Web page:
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Change in soil nitrogen under established swards of Caucasian clover

B.S. Dear

Department of Agriculture, New South Wales Agricultural Research Institute, Wagga Wagga, 2650

Caucasian clover (Trifolium ambiguum) is a temperate, summer growing, perennial species which can grow from sea level up to relatively high (1200 m) elevations (1). It develops deep tap roots which may contribute towards the high level of drought tolerance exhibited by this species compared to T. repens which frequently dies out due to summer droughts even at high elevations (1).

Initially, nodulation and nitrogen(N) fixation was poor, however, identification of superior rhizobial strains (2) has allowed the development of much more effective symbiosis. A study in Tasmania (3) estimated that Caucasian clover was fixing up to 223 kg N/ha/yr. This paper reports the long term soil N buildup under a number of caucasian clover cultivars planted ten years previously.


In 1976, thirteen lines of Caucasian clover with representatives of each of the three ploidal groups were set out as spaced plants at Round Plain, elevation 1150 m. Each treatment was replicated 3 times. Full experimental details are given by Dear and Zorin (1). Ten years later in January 1986, 15 soil cores 2.5 dia x 10 cm deep were taken from selected plots so that at least one cultivar from each ploidal group was sampled. In November of that year, herbage production was also measured using a pasture capacitance probe.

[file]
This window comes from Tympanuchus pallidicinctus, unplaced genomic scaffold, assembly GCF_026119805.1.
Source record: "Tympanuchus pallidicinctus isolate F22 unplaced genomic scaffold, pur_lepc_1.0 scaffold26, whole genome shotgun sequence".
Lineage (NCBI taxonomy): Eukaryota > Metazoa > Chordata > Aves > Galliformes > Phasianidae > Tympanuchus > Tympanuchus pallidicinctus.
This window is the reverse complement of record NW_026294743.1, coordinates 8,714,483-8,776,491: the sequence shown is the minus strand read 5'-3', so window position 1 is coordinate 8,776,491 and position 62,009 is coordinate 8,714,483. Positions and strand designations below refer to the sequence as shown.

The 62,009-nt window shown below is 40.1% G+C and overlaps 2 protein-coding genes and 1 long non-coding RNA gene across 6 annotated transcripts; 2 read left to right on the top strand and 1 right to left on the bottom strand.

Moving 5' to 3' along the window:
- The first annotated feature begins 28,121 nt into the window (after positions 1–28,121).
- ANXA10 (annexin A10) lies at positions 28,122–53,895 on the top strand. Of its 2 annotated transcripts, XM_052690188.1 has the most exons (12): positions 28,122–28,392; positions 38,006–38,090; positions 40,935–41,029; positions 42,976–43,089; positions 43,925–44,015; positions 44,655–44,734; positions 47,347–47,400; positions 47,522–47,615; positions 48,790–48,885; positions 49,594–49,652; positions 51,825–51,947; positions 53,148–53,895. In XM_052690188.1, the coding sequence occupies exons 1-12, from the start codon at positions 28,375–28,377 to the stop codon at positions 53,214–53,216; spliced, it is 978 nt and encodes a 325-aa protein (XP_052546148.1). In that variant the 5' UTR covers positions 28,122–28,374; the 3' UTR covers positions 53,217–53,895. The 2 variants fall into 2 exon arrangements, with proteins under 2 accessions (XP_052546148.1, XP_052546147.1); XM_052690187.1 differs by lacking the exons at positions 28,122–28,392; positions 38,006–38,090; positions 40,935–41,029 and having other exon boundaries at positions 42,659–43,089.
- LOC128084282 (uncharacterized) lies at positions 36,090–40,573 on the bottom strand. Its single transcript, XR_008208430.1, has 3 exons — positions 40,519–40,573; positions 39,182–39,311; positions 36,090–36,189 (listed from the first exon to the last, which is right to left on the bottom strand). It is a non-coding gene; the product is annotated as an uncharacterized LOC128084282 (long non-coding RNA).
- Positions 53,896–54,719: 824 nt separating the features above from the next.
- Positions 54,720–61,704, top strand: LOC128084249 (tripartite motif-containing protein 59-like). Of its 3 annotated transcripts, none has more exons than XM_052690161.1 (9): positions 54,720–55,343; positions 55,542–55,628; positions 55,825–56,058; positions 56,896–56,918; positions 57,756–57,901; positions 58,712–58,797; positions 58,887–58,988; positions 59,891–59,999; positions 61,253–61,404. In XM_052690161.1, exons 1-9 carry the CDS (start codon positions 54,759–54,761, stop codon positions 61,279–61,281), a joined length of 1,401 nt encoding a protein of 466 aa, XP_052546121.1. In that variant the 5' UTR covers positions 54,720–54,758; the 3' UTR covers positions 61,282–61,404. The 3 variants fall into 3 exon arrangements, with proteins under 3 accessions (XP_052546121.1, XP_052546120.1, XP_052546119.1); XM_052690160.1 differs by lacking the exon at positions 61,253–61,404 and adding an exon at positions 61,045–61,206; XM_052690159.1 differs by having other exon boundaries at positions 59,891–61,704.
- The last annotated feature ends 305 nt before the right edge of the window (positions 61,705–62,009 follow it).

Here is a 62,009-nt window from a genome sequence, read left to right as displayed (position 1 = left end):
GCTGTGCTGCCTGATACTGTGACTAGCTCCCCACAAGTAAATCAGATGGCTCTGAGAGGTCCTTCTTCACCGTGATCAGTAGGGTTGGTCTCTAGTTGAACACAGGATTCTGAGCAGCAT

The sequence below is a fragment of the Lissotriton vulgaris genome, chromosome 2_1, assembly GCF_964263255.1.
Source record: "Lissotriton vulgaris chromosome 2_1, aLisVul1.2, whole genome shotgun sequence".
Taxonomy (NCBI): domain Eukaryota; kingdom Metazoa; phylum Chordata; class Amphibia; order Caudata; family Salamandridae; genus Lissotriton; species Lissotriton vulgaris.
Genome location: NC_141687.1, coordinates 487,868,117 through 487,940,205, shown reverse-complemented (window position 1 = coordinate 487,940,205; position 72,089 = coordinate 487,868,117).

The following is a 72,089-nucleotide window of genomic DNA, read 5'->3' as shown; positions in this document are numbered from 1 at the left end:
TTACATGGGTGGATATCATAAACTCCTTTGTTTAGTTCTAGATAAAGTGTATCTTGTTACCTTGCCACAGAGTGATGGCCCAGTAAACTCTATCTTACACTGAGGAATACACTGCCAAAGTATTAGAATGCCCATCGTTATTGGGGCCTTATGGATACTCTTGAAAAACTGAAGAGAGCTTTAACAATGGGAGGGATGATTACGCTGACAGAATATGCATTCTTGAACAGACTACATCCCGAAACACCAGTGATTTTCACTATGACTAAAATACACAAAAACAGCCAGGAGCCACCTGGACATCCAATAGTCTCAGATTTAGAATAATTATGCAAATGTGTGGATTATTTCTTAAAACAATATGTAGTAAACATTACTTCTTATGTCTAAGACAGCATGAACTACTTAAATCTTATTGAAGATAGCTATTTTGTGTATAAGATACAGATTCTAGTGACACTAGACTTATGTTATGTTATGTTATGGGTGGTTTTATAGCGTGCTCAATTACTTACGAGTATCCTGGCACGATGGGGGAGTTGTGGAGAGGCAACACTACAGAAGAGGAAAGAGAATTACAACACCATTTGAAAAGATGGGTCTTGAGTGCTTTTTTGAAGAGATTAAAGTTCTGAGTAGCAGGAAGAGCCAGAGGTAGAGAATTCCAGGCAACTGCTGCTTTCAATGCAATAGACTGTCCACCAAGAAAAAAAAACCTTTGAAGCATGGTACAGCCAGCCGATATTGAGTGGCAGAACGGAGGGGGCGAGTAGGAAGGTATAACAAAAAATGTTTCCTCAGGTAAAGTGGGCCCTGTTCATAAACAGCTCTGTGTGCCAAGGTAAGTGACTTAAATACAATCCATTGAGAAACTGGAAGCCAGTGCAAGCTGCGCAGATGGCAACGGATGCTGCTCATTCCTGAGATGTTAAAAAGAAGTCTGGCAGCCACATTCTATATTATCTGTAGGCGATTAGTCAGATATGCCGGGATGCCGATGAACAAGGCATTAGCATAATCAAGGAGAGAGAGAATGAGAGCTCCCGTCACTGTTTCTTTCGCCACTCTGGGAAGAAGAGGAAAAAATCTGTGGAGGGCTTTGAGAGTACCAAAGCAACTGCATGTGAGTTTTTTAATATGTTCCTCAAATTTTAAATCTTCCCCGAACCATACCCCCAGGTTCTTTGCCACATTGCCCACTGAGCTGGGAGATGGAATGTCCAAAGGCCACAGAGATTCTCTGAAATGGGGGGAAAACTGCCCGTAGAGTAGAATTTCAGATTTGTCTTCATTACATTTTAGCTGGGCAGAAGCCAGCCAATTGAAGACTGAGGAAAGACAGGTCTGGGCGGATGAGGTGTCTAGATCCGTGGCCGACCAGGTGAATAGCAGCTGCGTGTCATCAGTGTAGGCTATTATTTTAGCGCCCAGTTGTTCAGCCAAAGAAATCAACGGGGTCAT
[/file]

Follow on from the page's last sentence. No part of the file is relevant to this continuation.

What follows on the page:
Results and Discussion.

Over the ten year period there were substantial increases in the available N and total N levels of the soil compared to plots containing no legume.

The change in total soil N levels in the top 10 cm (bulk density 1.3) indicated that the net increase in soil N averaged 60-70 kg N/ha/yr. This increase suggests a very effective and long lived symbiosis especially when the very short growing period is considered. Cold winters and dry summers usually restrict growth to the period September to December and March to May. The herbage figures, which represent growth for the 3 month period to mid December, show the significant impact this species has on pasture productivity when compared to the control plot consisting of native grasses.

1. Dear, B.S. and Zorin, M. 1985. Aust. J. Exp. Agric. 25 124-32.

2. Zorin, M, Dear,B.S and Hely, F.W. 1976. Field Stat. Record. 15 35-40.

3. Lane, P.A. 1985. Proc. 3rd Aust. Agron. Conf. Hobart. 211

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